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Water in China. Key takeaways. "The United Nations defines three levels of “water stress,” which begins when the annual supply of water available in a country drops to 1,700 cubic meters per person. The situation becomes graver when this annual level drops to 1,000 cubic meters — a condition defined as “water scarcity.” Countries with an annual amount of less than 500 cubic meters of water per person experience “absolute water scarcity.” Eight of China’s northern provinces are currently experiencing absolute water scarcity, while another 11 are at the water scarcity level.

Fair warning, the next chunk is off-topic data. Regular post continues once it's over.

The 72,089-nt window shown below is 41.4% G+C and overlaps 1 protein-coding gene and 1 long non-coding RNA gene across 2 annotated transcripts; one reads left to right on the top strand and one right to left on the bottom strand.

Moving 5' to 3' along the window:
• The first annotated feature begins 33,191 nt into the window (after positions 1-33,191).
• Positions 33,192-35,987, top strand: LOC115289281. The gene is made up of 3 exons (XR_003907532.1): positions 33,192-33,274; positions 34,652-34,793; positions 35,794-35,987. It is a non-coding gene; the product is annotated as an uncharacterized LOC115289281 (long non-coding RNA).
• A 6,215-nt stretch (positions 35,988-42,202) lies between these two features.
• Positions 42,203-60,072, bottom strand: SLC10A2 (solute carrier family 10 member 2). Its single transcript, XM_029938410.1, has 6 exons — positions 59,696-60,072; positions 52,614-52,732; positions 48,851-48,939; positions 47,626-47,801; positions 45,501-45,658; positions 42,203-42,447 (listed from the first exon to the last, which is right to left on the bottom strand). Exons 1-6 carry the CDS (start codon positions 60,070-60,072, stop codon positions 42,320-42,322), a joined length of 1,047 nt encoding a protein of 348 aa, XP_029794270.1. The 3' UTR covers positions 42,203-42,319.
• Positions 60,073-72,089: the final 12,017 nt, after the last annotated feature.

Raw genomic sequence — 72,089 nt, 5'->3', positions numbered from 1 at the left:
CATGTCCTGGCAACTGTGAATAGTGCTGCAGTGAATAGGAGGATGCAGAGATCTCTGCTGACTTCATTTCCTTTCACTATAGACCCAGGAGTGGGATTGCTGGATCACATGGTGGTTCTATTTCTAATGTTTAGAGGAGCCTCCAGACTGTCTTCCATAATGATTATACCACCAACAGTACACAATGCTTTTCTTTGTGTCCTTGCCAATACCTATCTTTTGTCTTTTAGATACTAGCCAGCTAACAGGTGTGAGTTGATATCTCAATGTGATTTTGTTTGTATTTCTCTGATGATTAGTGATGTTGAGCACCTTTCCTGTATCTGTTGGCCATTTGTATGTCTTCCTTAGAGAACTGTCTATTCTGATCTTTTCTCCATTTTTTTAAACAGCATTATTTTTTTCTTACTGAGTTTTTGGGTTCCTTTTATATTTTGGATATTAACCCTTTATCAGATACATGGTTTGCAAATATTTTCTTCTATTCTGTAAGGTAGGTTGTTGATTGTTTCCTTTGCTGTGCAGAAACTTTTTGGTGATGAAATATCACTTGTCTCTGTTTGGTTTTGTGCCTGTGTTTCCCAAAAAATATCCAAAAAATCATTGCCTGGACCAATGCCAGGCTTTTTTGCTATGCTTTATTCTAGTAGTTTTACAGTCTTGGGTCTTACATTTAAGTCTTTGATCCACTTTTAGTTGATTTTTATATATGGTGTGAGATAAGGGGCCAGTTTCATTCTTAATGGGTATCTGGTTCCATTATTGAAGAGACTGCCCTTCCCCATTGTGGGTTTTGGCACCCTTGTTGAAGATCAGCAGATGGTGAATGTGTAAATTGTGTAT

The water resources provided by the Yellow River are a tenth of what they were in the 1940s; Across the Yellow River Basin region, they have been halved in the past 50 years. In 1997, the Yellow River dried up for 226 days, severing the river’s connection to the Bohai Sea.

Recent studies show that pollution has made a tenth of the river’s water unfit for agricultural use. Climate change has only accelerated the pace at which the river is drying up. In 2000, Premier Zhu Rongji warned that the current pace would eventually force the government to relocate its capital from Beijing."

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